A bailiff sought to execute against goods in a shop against the will of the occupier. The police attended and when tempers were raised the police officer anticipated a breach of the peace by the bailiff and arrested him. He sought damages for that arrest.
Held: In order for a citizen properly to exercise a common law power of arrest over a person not at the time acting unlawfully, he must show that there was a real and immediate threat of breach of the peace which emanated from the person to be arrested, that he was interfering in others exercising their lawful rights, that its natural consequence must be ‘not wholly unreasonable violence’ from another, and the conduct of the person to be arrested must be unreasonable. The officer in this case had misconstrued the law and not properly assessed where the threat of violence was coming from, which was the debtor.
Schiemann LJ said: ‘Counsel for the claimant submitted the case law justified the following. In order to exercise the now exceptional common law power of arrest, certain conditions must be met in relation to the person who is to be arrested and his conduct:
(1) There must be the clearest of circumstances and a sufficiently real and present threat to the peace to justify the extreme step of depriving of his liberty a citizen who is not at the time acting unlawfully — Foulkes.
(2) The threat must be coming from the person who is to be arrested — Redmond-Bate.
(3) The conduct must clearly interfere with the rights of others — Redmond-Bate.
(4) The natural consequence of the conduct must be violence from a third party — Redmond-Bate.
(5) The violence in (4) must not be wholly unreasonable — Redmond-Bate.
(6) The conduct of the person to be arrested must be unreasonable — Nicol.
I consider that this accurately states the law. Of course I accept that it is desirable that violence be prevented. It is also desirable that citizens neither doing nor threatening any wrong are not deprived of their liberty.’
Morritt, Pill, Schiemann LJJ
Times 24-Apr-2000,  EWCA Civ 113, (2000) 164 JP 297
England and Wales
Cited – Regina v Howell (Errol) CACD 1981
The court considered the meaning of the legal concept of a breach of the peace.
Held: The essence is to be found in violence or threatened violence. ‘We entertain no doubt that a constable has a power of arrest where there is reasonable . .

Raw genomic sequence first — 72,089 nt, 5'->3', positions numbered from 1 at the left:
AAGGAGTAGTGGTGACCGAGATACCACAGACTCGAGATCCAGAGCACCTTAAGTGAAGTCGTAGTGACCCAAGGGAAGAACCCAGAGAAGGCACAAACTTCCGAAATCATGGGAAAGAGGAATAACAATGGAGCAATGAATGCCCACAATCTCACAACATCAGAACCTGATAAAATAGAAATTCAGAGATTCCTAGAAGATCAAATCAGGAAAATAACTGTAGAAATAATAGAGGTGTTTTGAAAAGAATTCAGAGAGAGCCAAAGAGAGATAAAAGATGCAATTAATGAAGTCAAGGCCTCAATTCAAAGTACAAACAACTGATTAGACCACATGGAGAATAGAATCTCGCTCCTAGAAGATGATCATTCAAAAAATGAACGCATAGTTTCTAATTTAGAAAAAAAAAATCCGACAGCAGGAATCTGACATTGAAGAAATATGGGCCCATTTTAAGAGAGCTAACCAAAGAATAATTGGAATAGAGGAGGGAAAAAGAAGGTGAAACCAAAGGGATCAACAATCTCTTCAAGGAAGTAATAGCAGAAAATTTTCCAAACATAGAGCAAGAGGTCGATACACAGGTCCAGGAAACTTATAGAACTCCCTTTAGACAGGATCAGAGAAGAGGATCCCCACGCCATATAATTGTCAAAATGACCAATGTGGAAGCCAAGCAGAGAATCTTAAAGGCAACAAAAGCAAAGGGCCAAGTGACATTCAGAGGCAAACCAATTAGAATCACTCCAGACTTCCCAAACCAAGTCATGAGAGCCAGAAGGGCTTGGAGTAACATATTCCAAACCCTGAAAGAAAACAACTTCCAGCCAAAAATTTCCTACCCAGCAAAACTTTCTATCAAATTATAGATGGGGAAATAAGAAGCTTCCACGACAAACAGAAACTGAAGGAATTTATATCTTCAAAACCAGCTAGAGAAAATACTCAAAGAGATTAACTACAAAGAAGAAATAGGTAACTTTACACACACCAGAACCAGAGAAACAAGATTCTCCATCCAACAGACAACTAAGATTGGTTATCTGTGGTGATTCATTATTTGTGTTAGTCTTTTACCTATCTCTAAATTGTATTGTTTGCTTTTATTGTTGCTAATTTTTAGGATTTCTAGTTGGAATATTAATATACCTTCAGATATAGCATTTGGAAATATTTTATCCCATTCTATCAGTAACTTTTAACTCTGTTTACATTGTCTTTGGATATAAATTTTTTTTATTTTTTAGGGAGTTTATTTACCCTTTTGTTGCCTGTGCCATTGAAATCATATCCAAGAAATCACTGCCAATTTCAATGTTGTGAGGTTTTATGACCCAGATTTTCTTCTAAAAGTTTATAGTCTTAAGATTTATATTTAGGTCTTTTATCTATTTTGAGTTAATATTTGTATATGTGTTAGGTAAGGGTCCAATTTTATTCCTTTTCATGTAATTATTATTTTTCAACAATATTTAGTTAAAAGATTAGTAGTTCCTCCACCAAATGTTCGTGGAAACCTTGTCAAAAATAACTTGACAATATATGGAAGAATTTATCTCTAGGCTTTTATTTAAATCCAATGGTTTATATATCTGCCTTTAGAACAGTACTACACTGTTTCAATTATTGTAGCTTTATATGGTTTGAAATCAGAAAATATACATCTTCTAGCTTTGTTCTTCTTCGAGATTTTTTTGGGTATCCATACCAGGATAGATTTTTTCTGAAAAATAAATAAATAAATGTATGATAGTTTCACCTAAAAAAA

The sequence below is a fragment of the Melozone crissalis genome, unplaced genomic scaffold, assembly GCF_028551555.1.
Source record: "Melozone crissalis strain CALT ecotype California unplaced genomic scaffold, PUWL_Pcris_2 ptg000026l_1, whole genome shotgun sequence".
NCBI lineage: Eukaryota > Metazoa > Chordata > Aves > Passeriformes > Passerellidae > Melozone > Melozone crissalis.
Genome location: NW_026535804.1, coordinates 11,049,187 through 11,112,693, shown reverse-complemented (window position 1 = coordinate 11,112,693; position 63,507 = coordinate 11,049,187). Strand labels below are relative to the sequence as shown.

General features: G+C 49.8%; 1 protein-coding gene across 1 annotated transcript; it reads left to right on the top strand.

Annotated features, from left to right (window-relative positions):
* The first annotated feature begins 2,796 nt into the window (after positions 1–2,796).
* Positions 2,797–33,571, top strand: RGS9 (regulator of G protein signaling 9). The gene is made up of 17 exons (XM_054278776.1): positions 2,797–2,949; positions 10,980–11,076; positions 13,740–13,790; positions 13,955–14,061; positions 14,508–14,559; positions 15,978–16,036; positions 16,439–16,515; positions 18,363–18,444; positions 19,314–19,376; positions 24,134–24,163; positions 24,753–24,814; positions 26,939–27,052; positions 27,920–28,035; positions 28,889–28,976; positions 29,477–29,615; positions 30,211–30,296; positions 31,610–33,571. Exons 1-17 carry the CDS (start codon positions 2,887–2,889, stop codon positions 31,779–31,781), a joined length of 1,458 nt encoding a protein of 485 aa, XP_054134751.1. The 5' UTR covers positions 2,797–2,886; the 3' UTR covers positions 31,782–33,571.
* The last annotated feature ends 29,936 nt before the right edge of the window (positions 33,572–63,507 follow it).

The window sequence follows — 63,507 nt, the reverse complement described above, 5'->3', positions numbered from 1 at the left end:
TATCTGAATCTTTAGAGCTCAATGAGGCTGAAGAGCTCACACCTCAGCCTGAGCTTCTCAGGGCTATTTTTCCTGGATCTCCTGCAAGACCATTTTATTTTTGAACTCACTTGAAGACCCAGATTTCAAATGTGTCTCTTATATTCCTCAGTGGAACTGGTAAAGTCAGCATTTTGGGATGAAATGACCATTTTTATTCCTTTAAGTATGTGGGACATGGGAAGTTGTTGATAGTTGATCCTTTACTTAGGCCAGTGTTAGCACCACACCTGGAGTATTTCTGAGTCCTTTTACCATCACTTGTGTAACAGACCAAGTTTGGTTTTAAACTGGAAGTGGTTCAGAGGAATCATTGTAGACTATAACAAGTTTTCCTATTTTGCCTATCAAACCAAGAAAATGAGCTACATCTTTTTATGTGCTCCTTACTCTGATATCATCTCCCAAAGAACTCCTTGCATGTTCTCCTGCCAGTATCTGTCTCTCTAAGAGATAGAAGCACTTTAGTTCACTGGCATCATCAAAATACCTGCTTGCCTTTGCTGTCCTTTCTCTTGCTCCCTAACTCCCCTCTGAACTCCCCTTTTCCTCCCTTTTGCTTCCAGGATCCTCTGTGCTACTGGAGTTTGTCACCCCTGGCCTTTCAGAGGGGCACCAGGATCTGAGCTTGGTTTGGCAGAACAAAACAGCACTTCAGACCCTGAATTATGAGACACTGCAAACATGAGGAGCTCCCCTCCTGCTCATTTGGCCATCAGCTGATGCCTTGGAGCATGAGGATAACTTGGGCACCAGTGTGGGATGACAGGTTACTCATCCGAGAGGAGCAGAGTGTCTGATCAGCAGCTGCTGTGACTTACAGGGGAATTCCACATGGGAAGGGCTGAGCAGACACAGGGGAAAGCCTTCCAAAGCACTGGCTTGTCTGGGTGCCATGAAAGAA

Cited – Redmond-Bate v Director of Public Prosecutions Admn 23-Jul-1999
The police had arrested three peaceful but vociferous preachers when some members of a crowd gathered round them threatened hostility.
Held: Freedom of speech means nothing unless it includes the freedom to be irritating, contentious, . .
Cited – Foulkes v Chief Constable of Merseyside Police CA 9-Jun-1998
A man was locked out of the matrimonial home which he owned jointly with his wife, following a family dispute. The police told him, as was the fact, that his wife and children did not want him to re-enter the house and the police suggested that he . .
Cited – Regina v Nicol and Selvanayagam QBD 10-Nov-1995
The appellants appealed a bind-over for a finding that each appellant had been guilty of conduct whereby a breach of the peace was likely to be occasioned. The appellants, concerned about cruelty to animals, had obstructed an angling competition by . .
Cited – Blench v Director of Public Prosecutions Admn 5-Nov-2004
The defendant appealed against his conviction for assaulting a police officer in the execution of his duty under section 89. He had argued that he had no case to answer. The officers had received an emergency call to the house, but the female caller . .
Cited – Hammond v Director of Public Prosecutions Admn 13-Jan-2004
The defendant, who had since died, had been convicted of a public order offence in that standing in a street he had displayed a range of placards opposing homosexuality. He appealed saying that the finding was an unwarranted infringement of his . .
These lists may be incomplete.
Updated: 02 January 2021; Ref: scu.147146